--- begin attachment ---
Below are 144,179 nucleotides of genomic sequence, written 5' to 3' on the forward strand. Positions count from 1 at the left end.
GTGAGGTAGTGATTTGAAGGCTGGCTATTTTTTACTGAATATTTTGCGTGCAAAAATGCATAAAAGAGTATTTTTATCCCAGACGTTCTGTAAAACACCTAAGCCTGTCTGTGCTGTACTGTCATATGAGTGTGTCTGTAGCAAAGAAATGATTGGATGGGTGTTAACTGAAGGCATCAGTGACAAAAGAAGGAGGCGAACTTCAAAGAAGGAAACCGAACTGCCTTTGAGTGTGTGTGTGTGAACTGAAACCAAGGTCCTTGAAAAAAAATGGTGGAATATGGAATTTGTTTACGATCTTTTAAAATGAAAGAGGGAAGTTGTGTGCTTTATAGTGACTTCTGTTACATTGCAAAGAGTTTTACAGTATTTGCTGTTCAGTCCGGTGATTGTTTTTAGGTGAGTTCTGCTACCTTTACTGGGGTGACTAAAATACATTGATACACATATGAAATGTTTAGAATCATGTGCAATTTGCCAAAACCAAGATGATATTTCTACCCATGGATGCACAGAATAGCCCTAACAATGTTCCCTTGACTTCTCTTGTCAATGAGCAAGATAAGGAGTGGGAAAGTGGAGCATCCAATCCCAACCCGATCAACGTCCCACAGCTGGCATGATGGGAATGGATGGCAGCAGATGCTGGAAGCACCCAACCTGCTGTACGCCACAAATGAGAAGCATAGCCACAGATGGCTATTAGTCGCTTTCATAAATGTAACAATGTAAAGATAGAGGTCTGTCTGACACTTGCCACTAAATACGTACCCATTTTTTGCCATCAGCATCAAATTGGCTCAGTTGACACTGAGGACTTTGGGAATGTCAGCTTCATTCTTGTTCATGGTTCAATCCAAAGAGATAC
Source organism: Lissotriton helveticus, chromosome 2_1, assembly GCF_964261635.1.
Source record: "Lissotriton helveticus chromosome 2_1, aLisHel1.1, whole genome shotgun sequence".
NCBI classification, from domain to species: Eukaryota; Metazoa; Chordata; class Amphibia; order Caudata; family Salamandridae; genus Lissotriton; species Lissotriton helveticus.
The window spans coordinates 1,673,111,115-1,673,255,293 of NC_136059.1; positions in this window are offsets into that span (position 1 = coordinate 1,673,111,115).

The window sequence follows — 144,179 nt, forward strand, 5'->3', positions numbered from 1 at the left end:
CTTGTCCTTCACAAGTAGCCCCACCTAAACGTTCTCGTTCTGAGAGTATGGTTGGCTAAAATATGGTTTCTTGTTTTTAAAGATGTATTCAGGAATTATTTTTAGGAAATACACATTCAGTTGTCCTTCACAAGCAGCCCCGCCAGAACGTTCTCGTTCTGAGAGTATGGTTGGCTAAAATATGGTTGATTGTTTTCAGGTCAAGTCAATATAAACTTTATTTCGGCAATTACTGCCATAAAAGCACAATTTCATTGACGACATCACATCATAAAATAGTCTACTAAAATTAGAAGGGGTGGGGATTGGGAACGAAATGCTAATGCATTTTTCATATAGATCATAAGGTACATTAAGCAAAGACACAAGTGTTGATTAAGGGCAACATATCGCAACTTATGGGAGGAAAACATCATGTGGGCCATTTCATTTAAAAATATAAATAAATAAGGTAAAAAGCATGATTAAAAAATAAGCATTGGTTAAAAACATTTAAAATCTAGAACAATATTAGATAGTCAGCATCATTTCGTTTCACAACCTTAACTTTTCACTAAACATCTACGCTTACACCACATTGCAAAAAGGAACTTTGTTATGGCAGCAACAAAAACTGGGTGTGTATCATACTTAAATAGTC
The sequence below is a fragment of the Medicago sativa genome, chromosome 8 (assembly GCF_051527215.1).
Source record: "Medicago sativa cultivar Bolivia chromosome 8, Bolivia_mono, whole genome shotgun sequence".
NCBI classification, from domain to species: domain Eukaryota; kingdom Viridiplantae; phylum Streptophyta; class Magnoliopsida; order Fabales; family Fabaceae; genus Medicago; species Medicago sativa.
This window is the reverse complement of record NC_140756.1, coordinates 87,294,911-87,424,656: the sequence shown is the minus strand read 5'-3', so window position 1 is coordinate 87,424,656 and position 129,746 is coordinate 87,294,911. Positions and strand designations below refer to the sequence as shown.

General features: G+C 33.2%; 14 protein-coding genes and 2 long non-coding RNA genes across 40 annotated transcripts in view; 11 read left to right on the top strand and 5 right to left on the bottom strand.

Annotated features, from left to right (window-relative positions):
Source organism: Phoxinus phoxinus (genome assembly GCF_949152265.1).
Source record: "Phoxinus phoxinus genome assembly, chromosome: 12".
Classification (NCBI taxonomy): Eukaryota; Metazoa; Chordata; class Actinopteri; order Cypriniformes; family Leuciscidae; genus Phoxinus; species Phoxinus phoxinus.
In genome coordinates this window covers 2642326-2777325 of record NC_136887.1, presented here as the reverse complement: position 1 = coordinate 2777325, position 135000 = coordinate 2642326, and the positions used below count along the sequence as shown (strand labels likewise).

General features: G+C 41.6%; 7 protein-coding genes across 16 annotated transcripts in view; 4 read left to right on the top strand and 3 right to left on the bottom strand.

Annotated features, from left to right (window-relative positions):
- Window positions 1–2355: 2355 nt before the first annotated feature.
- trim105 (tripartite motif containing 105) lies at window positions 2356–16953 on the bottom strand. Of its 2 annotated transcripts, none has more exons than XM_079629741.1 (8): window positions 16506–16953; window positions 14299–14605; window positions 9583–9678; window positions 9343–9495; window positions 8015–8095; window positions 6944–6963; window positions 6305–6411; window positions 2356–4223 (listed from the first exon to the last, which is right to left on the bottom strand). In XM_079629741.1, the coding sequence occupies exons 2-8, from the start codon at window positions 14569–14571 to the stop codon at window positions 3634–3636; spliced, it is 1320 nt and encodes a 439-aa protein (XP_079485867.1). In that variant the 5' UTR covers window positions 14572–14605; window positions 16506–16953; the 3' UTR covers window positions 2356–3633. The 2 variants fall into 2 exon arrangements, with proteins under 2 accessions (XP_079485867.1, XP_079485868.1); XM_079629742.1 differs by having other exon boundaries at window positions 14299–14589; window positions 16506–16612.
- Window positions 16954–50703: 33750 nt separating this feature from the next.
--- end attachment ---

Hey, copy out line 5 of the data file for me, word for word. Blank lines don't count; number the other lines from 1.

NCBI classification, from domain to species: Eukaryota; Metazoa; Chordata; class Amphibia; order Caudata; family Salamandridae; genus Lissotriton; species Lissotriton helveticus.